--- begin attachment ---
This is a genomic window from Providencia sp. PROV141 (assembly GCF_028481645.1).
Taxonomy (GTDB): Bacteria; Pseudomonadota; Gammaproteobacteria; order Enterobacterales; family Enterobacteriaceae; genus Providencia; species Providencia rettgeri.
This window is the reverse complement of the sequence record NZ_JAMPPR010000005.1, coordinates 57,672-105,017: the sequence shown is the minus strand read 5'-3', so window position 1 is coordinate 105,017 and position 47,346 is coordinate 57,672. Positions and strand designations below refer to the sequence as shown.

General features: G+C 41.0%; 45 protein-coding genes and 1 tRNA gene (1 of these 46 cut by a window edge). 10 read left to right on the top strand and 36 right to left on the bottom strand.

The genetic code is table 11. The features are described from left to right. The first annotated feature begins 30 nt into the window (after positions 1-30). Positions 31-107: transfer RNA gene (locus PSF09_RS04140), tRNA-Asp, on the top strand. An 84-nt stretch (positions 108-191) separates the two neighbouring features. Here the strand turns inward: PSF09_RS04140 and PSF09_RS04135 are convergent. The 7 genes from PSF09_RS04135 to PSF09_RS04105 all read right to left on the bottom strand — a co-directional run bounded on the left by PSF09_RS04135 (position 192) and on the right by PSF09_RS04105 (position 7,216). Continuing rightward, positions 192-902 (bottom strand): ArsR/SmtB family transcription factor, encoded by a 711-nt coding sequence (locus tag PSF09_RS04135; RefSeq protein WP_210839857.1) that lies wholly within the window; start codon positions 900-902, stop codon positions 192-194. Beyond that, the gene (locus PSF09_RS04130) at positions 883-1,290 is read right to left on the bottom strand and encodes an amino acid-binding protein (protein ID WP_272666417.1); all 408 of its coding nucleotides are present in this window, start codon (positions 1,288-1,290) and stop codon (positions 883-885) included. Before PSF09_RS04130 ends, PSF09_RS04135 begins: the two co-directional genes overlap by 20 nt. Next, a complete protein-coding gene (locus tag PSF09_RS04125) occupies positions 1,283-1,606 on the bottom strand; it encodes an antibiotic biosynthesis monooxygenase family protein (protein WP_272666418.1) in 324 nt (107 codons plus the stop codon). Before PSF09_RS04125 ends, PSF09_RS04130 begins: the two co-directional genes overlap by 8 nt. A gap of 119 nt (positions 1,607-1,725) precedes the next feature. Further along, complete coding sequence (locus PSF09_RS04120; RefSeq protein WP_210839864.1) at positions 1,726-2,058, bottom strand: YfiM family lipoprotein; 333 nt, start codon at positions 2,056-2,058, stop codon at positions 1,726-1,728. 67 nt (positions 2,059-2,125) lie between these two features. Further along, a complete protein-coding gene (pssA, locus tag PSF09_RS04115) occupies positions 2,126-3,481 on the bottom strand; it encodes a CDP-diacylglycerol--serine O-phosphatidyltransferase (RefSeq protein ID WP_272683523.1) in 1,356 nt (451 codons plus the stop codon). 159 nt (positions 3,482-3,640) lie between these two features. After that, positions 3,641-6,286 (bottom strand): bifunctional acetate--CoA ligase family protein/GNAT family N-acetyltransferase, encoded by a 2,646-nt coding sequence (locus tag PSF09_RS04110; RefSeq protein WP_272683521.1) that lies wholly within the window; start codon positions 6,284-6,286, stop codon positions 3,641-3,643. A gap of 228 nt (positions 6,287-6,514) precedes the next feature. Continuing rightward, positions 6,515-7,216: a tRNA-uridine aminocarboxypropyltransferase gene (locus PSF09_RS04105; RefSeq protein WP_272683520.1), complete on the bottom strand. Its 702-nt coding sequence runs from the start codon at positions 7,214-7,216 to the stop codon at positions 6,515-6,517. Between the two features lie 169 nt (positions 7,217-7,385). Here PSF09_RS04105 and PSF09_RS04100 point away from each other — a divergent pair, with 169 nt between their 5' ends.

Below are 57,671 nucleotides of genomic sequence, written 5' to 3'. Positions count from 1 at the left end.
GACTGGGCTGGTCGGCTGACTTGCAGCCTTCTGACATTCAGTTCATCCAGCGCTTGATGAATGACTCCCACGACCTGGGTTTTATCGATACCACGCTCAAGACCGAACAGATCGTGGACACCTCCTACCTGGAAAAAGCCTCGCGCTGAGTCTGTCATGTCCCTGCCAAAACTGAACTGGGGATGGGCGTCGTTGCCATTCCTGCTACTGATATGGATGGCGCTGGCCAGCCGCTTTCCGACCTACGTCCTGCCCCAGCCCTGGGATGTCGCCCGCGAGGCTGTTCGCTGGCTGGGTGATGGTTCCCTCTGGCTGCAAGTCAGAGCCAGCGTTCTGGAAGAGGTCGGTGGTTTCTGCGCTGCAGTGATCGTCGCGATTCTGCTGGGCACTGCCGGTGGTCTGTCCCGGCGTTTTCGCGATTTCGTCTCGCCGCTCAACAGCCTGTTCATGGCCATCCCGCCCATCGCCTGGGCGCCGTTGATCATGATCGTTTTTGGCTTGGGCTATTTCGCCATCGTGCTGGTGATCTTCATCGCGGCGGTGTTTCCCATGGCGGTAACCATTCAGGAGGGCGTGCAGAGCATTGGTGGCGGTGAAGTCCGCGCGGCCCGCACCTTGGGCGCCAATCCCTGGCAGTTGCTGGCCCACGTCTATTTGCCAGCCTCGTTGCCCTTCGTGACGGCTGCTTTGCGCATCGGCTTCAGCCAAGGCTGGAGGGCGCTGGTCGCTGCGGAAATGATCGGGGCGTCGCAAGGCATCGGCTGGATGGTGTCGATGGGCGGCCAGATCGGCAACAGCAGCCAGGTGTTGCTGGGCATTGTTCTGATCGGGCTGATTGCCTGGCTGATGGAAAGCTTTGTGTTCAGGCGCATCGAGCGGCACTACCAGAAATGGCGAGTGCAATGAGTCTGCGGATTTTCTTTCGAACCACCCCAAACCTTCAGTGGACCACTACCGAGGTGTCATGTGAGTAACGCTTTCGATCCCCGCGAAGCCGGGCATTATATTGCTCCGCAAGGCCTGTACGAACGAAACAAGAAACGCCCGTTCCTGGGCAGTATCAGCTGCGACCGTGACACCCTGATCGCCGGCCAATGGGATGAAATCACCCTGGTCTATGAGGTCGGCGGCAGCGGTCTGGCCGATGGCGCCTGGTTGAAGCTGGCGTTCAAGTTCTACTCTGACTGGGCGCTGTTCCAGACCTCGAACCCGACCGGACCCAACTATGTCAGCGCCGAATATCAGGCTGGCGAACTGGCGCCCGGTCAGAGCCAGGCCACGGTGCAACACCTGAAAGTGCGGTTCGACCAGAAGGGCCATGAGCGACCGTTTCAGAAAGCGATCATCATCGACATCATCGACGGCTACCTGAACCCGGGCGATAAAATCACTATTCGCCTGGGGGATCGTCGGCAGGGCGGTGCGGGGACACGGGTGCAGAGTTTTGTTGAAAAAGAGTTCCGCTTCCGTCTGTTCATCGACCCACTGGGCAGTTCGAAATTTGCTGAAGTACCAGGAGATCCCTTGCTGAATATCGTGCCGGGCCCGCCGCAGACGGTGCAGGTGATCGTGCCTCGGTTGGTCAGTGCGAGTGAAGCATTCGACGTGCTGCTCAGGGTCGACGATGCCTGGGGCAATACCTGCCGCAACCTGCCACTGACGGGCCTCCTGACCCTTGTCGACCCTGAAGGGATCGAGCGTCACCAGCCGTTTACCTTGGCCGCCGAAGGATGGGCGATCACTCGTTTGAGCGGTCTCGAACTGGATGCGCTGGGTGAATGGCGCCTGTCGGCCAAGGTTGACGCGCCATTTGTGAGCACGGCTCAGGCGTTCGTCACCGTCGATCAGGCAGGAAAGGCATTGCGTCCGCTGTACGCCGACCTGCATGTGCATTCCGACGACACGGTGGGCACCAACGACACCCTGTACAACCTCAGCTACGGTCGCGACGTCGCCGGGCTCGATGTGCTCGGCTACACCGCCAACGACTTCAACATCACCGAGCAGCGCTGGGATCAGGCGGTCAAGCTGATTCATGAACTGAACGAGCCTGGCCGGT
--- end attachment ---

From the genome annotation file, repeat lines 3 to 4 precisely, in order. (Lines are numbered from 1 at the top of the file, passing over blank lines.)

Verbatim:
This window is the reverse complement of the sequence record NZ_JAMPPR010000005.1, coordinates 57,672-105,017: the sequence shown is the minus strand read 5'-3', so window position 1 is coordinate 105,017 and position 47,346 is coordinate 57,672. Positions and strand designations below refer to the sequence as shown.

General features: G+C 41.0%; 45 protein-coding genes and 1 tRNA gene (1 of these 46 cut by a window edge). 10 read left to right on the top strand and 36 right to left on the bottom strand.